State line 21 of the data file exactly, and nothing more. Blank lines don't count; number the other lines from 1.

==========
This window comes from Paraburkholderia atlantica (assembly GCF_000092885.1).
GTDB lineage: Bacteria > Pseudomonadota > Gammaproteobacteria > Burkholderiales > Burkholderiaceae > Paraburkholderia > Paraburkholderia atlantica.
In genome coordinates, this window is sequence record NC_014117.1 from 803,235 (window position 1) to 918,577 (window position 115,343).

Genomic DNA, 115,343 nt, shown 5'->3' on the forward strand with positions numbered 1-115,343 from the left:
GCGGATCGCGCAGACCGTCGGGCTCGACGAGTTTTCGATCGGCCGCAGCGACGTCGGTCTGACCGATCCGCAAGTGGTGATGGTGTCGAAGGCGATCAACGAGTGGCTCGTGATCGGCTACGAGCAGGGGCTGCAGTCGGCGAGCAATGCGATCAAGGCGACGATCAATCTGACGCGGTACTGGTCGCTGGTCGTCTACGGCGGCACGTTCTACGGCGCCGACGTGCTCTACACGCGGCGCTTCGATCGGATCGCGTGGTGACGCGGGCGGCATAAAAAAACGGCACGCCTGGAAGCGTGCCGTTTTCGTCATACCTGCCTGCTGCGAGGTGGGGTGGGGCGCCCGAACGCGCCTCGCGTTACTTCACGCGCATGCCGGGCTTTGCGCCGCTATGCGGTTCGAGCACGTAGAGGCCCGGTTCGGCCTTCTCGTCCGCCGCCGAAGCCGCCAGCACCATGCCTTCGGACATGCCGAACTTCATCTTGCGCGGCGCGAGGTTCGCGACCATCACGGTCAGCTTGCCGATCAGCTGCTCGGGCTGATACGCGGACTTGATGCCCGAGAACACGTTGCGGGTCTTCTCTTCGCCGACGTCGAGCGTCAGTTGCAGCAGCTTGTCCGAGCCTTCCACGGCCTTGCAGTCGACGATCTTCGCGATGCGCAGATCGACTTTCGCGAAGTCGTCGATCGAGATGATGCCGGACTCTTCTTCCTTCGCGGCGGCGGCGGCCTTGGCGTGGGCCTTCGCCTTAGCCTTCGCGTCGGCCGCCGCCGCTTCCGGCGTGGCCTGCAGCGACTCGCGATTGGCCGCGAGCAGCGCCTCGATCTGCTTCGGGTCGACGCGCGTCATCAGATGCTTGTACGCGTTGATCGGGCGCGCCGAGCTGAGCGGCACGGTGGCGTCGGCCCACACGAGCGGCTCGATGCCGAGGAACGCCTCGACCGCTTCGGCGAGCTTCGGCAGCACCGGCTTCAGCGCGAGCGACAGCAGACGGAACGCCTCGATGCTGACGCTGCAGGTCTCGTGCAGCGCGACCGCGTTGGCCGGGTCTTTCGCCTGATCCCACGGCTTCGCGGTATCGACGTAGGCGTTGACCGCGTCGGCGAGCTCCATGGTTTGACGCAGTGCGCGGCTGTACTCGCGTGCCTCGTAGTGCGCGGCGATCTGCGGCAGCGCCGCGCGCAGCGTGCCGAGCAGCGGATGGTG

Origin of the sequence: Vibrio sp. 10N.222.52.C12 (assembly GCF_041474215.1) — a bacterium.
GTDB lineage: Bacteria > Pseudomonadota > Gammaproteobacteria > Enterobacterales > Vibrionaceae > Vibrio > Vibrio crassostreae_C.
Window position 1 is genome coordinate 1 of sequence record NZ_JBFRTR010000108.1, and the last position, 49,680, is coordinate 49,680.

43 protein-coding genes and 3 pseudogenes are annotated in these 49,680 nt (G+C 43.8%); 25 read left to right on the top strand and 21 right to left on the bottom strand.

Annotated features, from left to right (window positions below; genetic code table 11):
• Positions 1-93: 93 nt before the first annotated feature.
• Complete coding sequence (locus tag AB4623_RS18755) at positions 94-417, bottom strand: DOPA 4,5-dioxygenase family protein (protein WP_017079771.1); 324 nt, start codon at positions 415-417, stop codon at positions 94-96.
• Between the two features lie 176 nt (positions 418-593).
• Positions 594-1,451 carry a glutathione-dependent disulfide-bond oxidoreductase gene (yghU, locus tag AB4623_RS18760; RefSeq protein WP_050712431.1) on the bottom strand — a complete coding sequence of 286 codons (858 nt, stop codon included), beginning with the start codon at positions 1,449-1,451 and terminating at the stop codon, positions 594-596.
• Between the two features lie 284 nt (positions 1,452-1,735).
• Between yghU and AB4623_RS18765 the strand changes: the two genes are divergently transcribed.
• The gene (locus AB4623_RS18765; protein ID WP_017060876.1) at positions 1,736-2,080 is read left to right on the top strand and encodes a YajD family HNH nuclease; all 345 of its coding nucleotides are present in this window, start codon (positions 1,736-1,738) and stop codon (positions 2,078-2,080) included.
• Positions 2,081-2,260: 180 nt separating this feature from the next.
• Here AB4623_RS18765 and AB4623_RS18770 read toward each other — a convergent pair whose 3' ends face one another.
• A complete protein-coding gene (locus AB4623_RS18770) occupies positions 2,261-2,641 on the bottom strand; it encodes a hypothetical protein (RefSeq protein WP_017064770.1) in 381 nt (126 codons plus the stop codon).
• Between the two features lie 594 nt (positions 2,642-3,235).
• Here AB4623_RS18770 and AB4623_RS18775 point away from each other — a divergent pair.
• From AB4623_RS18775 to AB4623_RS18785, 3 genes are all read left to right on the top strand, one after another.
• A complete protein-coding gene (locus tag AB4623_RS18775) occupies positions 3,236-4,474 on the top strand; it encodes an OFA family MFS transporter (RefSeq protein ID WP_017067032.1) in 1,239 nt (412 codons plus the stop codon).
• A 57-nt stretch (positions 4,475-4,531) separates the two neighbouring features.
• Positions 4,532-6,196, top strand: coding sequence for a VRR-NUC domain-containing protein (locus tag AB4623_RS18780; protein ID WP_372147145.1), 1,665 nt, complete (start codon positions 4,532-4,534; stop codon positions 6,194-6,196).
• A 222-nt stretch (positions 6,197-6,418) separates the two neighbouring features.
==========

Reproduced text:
• Between the two features lie 594 nt (positions 2,642-3,235).